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Old 11-01-2018, 07:50
AndreaFM AndreaFM is offline
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Default Economic News

British Economy Expanded in Q4, says Thinktank

Based on the Thinktank's forecast, the longest period of increasing factory output in Britain over 23 years has led the British economy to reach its fastest pace of growth rate recorded in late 2016. The National Institute of Economic and Social Research (NIESR) outlines the GDP expansion for 0.6 percent in the fourth quarter of 2017, showing higher figures compared with the 0.4 percent in the previous quarter and further exceeded the latest City projections.

Amit Kara, Head of UK macroeconomics research at NIESR, stated that the activity showed an improvement during the second half of 2017, after a sluggish start in 2018 in which the GDP grew by 0.3 percent in Q1 and Q2.

The Thinktank expects that the strong economic performance of the country accompanied by high inflation rate will prompt the Bank of England to implement interest rate hike by 0.25 points to 0.75% in May. Followed by further growth every six months until 2021, as official borrowing costs gained 2 percent.

The Office for National Statistics (ONS) issued a data that indicates the rise in output of UK factories for eighth straight months in November, this achievement was reported in May 1994, driven by the broad upswing of manufacturers in the world economy. The manufacturing output came in 1.4 percent higher in three months until the end of November versus the recent quarter.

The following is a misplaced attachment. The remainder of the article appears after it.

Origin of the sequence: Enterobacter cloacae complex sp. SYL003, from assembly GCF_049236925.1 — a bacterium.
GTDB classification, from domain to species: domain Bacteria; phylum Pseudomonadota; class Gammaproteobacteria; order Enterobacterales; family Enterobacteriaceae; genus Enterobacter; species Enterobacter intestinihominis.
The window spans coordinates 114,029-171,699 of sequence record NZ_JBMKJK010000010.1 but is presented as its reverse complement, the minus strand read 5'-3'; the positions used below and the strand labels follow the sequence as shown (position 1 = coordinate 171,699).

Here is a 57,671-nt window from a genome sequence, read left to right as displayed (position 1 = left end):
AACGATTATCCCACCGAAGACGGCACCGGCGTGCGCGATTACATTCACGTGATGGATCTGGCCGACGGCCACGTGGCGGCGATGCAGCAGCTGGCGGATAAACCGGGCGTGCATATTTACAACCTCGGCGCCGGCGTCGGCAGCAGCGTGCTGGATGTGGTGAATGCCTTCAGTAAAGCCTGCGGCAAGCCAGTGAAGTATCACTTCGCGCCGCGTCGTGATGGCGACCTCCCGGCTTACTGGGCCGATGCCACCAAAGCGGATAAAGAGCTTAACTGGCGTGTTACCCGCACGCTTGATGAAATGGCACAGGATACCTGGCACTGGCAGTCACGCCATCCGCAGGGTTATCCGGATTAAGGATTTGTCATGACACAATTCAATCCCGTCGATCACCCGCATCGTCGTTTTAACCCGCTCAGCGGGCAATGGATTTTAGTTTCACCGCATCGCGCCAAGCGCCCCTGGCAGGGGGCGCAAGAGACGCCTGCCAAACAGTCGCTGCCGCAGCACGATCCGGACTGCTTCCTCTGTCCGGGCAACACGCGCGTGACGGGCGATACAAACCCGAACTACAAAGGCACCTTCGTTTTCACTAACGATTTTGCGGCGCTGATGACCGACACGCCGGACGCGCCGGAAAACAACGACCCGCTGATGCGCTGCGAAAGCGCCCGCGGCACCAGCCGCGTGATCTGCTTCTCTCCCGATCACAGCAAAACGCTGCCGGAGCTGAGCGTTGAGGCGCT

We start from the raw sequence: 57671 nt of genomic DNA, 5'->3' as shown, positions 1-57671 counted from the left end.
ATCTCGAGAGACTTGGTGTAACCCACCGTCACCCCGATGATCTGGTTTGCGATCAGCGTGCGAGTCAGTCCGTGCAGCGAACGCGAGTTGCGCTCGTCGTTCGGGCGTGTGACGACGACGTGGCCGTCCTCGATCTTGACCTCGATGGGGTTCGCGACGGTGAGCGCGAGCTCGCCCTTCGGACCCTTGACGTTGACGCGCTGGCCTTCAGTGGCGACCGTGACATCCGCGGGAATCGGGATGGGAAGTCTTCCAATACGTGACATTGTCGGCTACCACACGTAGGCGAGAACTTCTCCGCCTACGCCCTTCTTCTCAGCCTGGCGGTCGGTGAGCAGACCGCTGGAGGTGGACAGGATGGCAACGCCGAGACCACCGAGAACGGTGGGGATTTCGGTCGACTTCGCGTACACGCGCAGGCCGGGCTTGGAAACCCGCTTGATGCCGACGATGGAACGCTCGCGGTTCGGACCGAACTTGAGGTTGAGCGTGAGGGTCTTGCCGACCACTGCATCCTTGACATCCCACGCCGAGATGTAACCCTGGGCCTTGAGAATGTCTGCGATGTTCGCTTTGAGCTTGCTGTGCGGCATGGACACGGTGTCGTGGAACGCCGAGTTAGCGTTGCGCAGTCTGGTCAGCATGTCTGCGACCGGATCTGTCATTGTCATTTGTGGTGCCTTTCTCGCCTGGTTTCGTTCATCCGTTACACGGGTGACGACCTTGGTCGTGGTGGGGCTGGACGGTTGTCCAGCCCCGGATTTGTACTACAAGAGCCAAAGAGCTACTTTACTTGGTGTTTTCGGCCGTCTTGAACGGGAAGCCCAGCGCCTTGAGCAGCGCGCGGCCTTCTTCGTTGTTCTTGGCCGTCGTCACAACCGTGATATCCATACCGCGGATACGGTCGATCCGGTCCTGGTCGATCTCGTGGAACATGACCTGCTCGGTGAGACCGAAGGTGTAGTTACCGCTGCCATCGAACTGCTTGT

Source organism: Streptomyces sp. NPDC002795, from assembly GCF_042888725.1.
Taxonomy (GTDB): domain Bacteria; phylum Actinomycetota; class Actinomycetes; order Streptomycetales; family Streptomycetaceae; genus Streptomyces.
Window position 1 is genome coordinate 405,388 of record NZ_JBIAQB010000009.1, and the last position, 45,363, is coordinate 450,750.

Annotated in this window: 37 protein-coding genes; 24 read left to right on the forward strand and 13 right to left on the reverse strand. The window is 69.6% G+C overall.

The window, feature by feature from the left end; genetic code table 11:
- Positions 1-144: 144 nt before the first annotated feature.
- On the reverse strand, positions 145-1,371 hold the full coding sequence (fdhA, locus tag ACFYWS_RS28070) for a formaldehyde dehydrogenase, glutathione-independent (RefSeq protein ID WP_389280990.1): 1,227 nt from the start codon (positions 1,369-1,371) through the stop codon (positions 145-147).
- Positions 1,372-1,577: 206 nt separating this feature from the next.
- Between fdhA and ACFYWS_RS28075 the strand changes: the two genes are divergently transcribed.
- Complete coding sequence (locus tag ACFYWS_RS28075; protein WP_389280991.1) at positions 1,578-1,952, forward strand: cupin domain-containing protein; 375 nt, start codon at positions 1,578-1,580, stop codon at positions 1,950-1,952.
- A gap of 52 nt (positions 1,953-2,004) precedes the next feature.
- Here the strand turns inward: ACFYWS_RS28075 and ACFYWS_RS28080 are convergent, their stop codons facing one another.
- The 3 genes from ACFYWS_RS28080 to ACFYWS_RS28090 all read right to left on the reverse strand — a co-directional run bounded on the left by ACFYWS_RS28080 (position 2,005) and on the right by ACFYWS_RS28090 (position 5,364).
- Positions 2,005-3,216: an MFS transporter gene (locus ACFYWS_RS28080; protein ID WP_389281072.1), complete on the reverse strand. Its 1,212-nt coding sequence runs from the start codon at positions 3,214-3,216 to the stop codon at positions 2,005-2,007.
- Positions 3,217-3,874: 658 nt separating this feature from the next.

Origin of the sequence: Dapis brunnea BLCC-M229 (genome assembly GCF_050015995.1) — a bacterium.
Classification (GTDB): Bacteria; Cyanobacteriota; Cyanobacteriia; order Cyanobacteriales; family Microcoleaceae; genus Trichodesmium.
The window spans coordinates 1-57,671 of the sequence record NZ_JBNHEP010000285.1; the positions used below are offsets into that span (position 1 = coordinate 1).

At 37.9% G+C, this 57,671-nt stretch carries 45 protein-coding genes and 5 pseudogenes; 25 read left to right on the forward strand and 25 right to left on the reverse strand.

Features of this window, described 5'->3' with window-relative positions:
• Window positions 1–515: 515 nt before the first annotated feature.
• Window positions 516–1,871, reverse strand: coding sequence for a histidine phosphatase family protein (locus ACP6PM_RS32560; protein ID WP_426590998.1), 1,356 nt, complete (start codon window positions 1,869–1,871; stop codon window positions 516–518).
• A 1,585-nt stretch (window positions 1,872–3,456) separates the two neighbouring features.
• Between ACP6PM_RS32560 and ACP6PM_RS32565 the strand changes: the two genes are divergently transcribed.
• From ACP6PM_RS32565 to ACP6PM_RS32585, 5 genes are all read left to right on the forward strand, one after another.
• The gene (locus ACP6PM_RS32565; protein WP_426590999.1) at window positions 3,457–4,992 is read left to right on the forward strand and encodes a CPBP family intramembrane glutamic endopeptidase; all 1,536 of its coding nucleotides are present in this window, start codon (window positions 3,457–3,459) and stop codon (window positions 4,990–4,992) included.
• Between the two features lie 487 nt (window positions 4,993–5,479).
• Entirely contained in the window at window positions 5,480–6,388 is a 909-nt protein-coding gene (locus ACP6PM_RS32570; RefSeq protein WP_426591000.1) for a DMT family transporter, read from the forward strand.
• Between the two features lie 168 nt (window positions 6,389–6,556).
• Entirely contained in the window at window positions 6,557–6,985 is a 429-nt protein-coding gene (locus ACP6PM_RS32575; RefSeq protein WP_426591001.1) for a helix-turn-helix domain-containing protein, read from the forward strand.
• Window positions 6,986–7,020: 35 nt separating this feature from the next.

As the factory output increased, the overall industrial production also picked up by 0.4 percent which includes products from energy plants, mines, quarries and oil and gas sector. The sudden spell of cold weather in November supported energy production on the back of the warmer climate in October.

The manufacturers of machinery and equipment fabrication contributed major growth, as projects under renewable energy recovered coupled with other costly works. The optimistic prospects for the industrial production provided 14 percent of the GDP result, which helped negate the stumbling growth in consumer expenditure due to rising cost of imported goods since the Brexit referendum and further depreciated the British pound.

On the other hand, the construction industry remains to have a difficult time for more than five years, showing a 2 percent reduction in three months to November and marked the sixth consecutive period of contraction. However, there was still a slight improvement in November by 0.4 percent amid the decline in the past quarter.

The robust global economy supports the United Kingdom in exporting additional products and services towards different parts of the world. The ONS reported that the UK still have higher imports than exports since in the past but the deficit was reduced by 2.1bn ($2.8bn) in the three months to November. Moreover, economists suggest that growth in Q4 last year would be lower than the predictions of NIESR because of complication in Forties oil pipeline in December.
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